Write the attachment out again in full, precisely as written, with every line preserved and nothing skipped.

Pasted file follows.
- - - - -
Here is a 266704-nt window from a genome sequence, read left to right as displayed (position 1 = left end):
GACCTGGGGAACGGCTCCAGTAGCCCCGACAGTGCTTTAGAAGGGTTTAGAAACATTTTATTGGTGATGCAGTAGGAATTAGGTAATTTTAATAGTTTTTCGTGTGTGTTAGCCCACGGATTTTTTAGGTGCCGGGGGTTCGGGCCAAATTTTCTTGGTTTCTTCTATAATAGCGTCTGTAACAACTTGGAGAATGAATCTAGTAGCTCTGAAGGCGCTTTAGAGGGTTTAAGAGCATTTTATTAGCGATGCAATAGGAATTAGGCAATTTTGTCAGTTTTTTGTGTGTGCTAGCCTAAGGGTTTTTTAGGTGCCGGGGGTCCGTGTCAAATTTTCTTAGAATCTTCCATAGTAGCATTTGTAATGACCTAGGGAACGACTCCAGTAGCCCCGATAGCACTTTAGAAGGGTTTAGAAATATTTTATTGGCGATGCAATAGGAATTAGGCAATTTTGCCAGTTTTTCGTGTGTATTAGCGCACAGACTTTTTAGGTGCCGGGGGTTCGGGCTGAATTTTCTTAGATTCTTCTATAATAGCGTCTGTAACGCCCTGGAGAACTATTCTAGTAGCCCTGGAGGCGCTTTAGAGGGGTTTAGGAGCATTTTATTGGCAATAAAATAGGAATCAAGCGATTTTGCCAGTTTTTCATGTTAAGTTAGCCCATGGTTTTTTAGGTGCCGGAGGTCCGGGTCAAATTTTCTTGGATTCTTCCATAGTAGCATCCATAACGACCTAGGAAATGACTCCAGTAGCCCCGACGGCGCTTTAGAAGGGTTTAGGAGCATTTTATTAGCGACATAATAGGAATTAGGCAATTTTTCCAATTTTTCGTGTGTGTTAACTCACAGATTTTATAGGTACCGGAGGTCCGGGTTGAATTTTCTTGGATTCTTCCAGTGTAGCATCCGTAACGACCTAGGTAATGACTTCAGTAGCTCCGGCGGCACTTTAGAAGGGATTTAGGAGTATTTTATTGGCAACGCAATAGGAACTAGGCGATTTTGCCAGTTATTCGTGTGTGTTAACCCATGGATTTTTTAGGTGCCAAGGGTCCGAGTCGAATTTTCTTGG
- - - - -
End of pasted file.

Here is a 266704-nt window from a genome sequence, read left to right as displayed (position 1 = left end):
GACCTGGGGAACGGCTCCAGTAGCCCCGACAGTGCTTTAGAAGGGTTTAGAAACATTTTATTGGTGATGCAGTAGGAATTAGGTAATTTTAATAGTTTTTCGTGTGTGTTAGCCCACGGATTTTTTAGGTGCCGGGGGTTCGGGCCAAATTTTCTTGGTTTCTTCTATAATAGCGTCTGTAACAACTTGGAGAATGAATCTAGTAGCTCTGAAGGCGCTTTAGAGGGTTTAAGAGCATTTTATTAGCGATGCAATAGGAATTAGGCAATTTTGTCAGTTTTTTGTGTGTGCTAGCCTAAGGGTTTTTTAGGTGCCGGGGGTCCGTGTCAAATTTTCTTAGAATCTTCCATAGTAGCATTTGTAATGACCTAGGGAACGACTCCAGTAGCCCCGATAGCACTTTAGAAGGGTTTAGAAATATTTTATTGGCGATGCAATAGGAATTAGGCAATTTTGCCAGTTTTTCGTGTGTATTAGCGCACAGACTTTTTAGGTGCCGGGGGTTCGGGCTGAATTTTCTTAGATTCTTCTATAATAGCGTCTGTAACGCCCTGGAGAACTATTCTAGTAGCCCTGGAGGCGCTTTAGAGGGGTTTAGGAGCATTTTATTGGCAATAAAATAGGAATCAAGCGATTTTGCCAGTTTTTCATGTTAAGTTAGCCCATGGTTTTTTAGGTGCCGGAGGTCCGGGTCAAATTTTCTTGGATTCTTCCATAGTAGCATCCATAACGACCTAGGAAATGACTCCAGTAGCCCCGACGGCGCTTTAGAAGGGTTTAGGAGCATTTTATTAGCGACATAATAGGAATTAGGCAATTTTTCCAATTTTTCGTGTGTGTTAACTCACAGATTTTATAGGTACCGGAGGTCCGGGTTGAATTTTCTTGGATTCTTCCAGTGTAGCATCCGTAACGACCTAGGTAATGACTTCAGTAGCTCCGGCGGCACTTTAGAAGGGATTTAGGAGTATTTTATTGGCAACGCAATAGGAACTAGGCGATTTTGCCAGTTATTCGTGTGTGTTAACCCATGGATTTTTTAGGTGCCAAGGGTCCGAGTCGAATTTTCTTGG